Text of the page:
However what we did experience was a lot of delays, immigration and TSA inefficiency and most of all, the oldest planes we have ever flown. If Virgin America could just keep the schedules and fly their new planes, that would change the US air travelling closer to the rest of the world.

  10. Upgrade: Travel Better » Blog Archive » Upgrades and Downgrades — February 27, 2007 — Pawned, banned, hostel-ized, and eliminated Says:

    [...] Downgraded: Virgin America, Upgraded: Someone else Poor Virgin America. They want to fly, really they do, but the US government won’t let them. But while the airline waits for a decision, they’ve been forced to lease out their spankin’ new planes to other airlines. It’s the equivalent of going downtown to the pawn shop and cashing in your newly bought plasma TV, just days after you showed it off to all your friends. But this means that other airlines are benefiting from Virgin’s misery. Word on the street says it’s Skybus, the startup airline that wants to rock Columbus, Ohio like a hurricane. [...]

  11. Virgin America to be allowed to fly, if CEO is fired » Upgrade: Travel Better Says:

    [...] That would be Fred Reid, whom you may remember from such video aircraft tours like this one. [...]

  12. Lisa Says:

    I fly VA exclusively, and only in upper class. I use their clubhouses, (love the LHR locale, as well as the awesome “revivals” lounge upon arrival into London), and enjoy them all tremendously. The perks and amenities associated with Branson’s airline are top-rate. VA continues to “exceed” the expectations of customer service across the board. I can only imagine his domestic take on air-travel will be similar to international flights aboard this carrier.

    I am continuously disappointed with first class aboard American-based domestic carriers. It’s no better than coach class USED to be (before they cut everything to the bone). I am confident Virgin America will be incredible. I viewed the planes on the tarmac in SF yesterday, and watched as the main photographer responsible for the advertising campaign photographed them.

    Virgin Airlines is the only carrier who NAMES all their crafts. Our daughter returned to London yesterday aboard “Tinkerbell” (very apropos as she loves Disney!). The first craft has been named JEFFERSON AIRPLANE, and was christened by none other than GRACE SLICK of the band synonymous with the name!

    There are no negatives here at all. American-based airlines should not be fearful of some old-fashioned competition. It’s good and healthy for the economy, and for the American people. There is no such thing as “American-based” companies anymore. The term is utterly ridiculous. We out-source to every other nation on this earth, and loads of major companies have packed-up and moved abroad to save a buck or two. We live in a GLOBAL economy. Mr. Branson and his airline venture should be welcomed with open arms and a ticker-tape parade. Since when have Americans been afraid or fearful of ANYTHING, let alone a little competition?

    This airline was originally slated to get off the ground with a maiden flight in March of this year. Yet, there remain a constant stream of barricades and hurdles created to make the process as difficult as possible. It’s a hostile environment, but thankfully Mr. Branson is never one to shy away from adversity.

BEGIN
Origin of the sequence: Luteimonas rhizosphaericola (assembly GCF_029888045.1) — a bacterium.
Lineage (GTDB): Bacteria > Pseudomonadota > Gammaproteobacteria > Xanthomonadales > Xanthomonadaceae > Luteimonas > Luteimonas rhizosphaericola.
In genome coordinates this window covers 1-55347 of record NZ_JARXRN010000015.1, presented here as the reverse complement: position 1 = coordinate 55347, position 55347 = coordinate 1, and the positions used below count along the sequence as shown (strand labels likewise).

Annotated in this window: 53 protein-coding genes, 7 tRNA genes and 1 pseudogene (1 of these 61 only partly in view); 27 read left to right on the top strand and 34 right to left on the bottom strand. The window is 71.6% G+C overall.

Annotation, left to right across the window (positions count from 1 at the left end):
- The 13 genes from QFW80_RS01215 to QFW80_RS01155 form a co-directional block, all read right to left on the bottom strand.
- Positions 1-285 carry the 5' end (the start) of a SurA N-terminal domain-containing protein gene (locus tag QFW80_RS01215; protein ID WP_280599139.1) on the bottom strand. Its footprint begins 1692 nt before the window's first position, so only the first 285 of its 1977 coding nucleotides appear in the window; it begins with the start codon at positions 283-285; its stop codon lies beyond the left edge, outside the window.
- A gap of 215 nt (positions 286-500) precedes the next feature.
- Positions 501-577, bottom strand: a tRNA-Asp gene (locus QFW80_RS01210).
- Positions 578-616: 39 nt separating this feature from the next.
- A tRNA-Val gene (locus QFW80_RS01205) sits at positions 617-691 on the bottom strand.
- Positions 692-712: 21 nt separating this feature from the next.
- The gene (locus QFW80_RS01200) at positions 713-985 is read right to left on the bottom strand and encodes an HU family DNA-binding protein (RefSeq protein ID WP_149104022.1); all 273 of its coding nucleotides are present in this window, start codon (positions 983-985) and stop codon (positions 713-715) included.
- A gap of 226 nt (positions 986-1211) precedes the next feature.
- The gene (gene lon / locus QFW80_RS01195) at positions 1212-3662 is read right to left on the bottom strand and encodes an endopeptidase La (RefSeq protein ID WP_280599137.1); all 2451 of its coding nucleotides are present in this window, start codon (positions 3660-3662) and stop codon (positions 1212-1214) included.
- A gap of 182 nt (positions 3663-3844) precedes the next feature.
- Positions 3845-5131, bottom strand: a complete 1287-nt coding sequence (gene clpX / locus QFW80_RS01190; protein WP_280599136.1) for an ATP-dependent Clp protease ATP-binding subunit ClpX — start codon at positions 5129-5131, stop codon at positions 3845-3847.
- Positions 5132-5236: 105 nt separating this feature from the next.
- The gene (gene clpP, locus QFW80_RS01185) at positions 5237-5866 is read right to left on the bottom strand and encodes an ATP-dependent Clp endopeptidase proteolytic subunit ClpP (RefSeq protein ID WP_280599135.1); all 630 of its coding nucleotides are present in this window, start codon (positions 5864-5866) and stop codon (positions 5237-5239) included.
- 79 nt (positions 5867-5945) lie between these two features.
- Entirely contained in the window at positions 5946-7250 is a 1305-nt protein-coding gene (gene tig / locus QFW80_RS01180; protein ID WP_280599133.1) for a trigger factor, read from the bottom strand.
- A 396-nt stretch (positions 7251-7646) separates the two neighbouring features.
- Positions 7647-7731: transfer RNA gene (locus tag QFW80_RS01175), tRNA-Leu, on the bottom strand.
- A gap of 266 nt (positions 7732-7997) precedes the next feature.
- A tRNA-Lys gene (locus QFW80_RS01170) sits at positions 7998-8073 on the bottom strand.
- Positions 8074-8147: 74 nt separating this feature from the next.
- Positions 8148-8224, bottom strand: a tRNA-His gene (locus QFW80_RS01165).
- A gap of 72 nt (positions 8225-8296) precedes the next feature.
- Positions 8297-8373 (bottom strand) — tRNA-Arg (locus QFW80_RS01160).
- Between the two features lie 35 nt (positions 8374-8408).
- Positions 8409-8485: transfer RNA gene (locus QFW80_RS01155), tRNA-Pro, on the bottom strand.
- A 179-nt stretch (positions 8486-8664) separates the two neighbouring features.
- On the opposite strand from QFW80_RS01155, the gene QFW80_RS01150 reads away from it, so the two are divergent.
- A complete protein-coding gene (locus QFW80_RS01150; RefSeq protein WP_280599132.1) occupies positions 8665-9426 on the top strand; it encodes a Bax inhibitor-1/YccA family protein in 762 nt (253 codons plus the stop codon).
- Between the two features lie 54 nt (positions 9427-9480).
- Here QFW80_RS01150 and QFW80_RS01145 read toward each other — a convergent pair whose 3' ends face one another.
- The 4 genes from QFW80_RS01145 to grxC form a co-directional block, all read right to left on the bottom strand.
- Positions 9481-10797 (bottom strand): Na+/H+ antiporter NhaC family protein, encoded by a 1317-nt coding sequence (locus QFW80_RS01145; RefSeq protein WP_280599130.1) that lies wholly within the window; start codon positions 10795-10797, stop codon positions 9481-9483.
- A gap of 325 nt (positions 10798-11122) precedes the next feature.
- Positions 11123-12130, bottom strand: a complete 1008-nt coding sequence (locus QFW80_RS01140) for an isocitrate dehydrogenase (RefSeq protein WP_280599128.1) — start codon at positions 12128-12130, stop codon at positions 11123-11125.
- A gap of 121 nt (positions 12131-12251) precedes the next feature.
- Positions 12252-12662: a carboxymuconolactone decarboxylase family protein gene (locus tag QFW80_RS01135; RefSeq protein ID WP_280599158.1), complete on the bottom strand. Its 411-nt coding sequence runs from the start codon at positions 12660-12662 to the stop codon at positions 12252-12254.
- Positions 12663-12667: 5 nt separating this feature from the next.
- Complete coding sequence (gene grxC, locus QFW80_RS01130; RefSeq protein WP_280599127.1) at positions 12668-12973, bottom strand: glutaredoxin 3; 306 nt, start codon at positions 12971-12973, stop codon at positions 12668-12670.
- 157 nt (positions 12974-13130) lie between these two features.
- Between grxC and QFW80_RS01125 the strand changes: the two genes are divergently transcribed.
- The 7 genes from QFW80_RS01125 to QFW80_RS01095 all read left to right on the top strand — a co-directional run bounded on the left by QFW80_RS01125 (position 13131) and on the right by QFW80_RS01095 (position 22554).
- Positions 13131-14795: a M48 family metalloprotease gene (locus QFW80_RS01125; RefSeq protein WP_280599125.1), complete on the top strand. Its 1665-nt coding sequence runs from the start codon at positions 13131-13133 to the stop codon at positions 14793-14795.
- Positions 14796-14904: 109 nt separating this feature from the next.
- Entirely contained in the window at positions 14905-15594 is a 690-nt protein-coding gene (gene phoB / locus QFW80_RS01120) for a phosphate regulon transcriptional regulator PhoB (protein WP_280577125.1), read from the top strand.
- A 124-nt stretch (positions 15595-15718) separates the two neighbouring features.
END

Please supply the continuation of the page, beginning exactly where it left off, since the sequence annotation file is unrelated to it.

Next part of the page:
It’s the reason he got into the airline business in the first place. He was so disappointed with the service (or mainly the LACK thereof) he received on a us carrier. After having the next flight canceled, he hired a private jet and offered seats to the disgruntled passengers. He made roughly $10 profit per head (approx).

    There is a marked difference between CHEAP and INEXPENSIVE. I prefer the latter. Yet, I’m more than willing to pay for the experience, which I find as engaging as the destination. Life is too short–to spend it in coach. Thank God for Branson and his recognition of this fact. If all the airlines simply increased the coach fares by $10 each, they could literally offer HOT MEALS, FREE MOVIES and even a NUTTY BUDDY~!

    I will continue to patronize VA exclusively, and look forward to the opportunity to become a frequent flyer of his domestic carrier! WELCOME SIR BRANSON, (your time is overdue).

  13. disgusted Says:

    Interesting… even as Americans have things like the North American Union and the New World Order unwillingly shoved down our throats, it still seems there are those who, WHEN CONVENIENT, will push the use of the “Buy American” theme. How sick is that?

    What is more interesting is the some of the best, highest paid and stable jobs are found in foreign owned corporations that happen to operate in the USA. That is not saying much for the USA legacy type companies in many product/service markets. In fact, I despise American owned companies who promote low cost at the burden of their employees and the tax payers. It is not really low cost, it is just a shell game. There are other startup airlines that are using that formula.

    The big worry with any of the discount carriers is safety. Southwest has a fantastic safety record. Certainly, this has something to do with corporate culture. VA will probably have a similar record, but I worry about many of the other airlines that can/will not hire and actively work to motivate and retain the best and brightest staff….

  14. Now boarding: Virgin America » Upgrade: Travel Better Says:

    [...] been a long one. I honestly didn’t think it would happen. But if you’re jonesing for an inflight service that promises to be swankier than the normal coach experience, you’ll be in luck later this [...]

Leave a Reply